Sometimes I’ll be in a restaurant, and I’ll hear some modern hit with that overused A-F-C-G chord progression, and it just sounds like lazy writing to me. But as soon as I get critical about someone else’s lack of creativity, I think of all the areas where I am not creative. For example, I don’t have any choreographed dance steps in my live shows. And I don’t care at all about video screens with interesting things showing behind me while I’m playing. Both these things are REALLY IMPORTANT for a lot of artists who are much bigger than I am. So I suppose that it’s unfortunate that interesting chords are more important to me than video production. Because of this, I won’t be headlining arenas any time soon. But I’ll be having the absolute best time while I’m playing my music. I just love what I love.

Robert Cavuoto: I’m always intrigued by how artists come up with titles for their instrumental songs, as yours are quite unique? Are they fabricated or do most have a story behind them?

Paul Gilbert: Well, for this album, most of them were part of the lyrics that I used to write the structure of the song. Maybe the only song that wasn’t built on a lyric was “Blues for Rabbit.” That title is my tribute to Johnny Hodges, who is my favorite sax player. His nickname was Rabbit.

Robert Cavuoto: Is it difficult to write instrumental songs that evoke emotion or is that something you leave the listener to discern?

Paul Gilbert: Playing guitar the way a singer sings is a lot different than playing “plain” notes like in scale practice. Singers slide and swoop, and breathe, and use dynamics and texture, and of course words. My guitar can’t form words, but I still use my instincts for hard consonants and soft vowels when I’m shaping the notes on the guitar. And I practice hard to get control of those other expressive elements as well.

The first time that I played “Let That Battery Die” live, I found tears were coming to my eyes, so at least for me, the guitar was successful emotionally.

Robert Cavuoto: Is there an example of where you outdid yourself on the new CD?

Paul Gilbert: The whole thing! The fact that it had a brand new way of writing, recording live, a good amount of improvisation, and all while dealing with a sudden drummer change; it was a miracle that it turned out so well! “Havin’ It” is a good example of a song where everything really came together. “Everywhere That Mary Went” has an interesting guitar solo at the end. This was recorded on a day when I had to enlist a new drummer and teach him the song on the spot. The chord changes at the end are very challenging for me, and I didn’t plan on recording the song that day, so I was less prepared than I had hoped to be. But I thought it would be a good song for the new drummer to tackle. So my solo is probably the one place on the album where I have a couple of wrong notes. But at the same time, I was in such a state of mental overdrive that I also played some of the best things that I could hope for. This is what happens in improvisation. You take risks. You might get a couple of mistakes, but you also get things that are beyond what you thought you could do. I’m happy to make the trade.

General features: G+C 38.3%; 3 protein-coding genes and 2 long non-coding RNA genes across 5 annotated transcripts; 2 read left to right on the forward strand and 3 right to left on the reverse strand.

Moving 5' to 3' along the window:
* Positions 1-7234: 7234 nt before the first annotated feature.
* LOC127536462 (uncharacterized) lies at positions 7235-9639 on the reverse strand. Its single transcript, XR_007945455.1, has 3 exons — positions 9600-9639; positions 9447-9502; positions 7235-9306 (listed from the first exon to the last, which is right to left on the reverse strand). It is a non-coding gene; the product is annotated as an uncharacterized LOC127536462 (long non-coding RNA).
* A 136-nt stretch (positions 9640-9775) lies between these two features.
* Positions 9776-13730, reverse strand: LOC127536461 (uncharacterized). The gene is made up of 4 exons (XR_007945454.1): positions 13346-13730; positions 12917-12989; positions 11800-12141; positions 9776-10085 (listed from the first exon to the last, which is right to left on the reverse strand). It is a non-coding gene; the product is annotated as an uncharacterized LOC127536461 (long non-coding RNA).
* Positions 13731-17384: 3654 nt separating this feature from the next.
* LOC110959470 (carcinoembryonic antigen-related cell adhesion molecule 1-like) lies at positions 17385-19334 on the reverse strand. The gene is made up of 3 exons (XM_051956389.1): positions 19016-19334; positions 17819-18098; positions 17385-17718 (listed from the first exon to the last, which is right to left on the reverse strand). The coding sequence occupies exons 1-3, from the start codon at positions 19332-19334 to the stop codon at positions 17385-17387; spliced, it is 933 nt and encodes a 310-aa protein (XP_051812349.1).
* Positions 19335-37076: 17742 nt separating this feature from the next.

Robert Cavuoto: My condolences regarding the passing of Pat Torpey, will Mr. Big carry on with Matt Starr or another drummer?

Paul Gilbert: I can’t quite believe that Pat is gone. To me, he is NOT gone. He still lives in my memories, and in the music that we made together. Mr. Big did quite a lot of touring last year, so I’m in the mood to do my own music for a while. The future is the future. You don’t know what will happen until it happens!

While you’re here, why not check out our recent review of ‘Behold Electric Guitar’!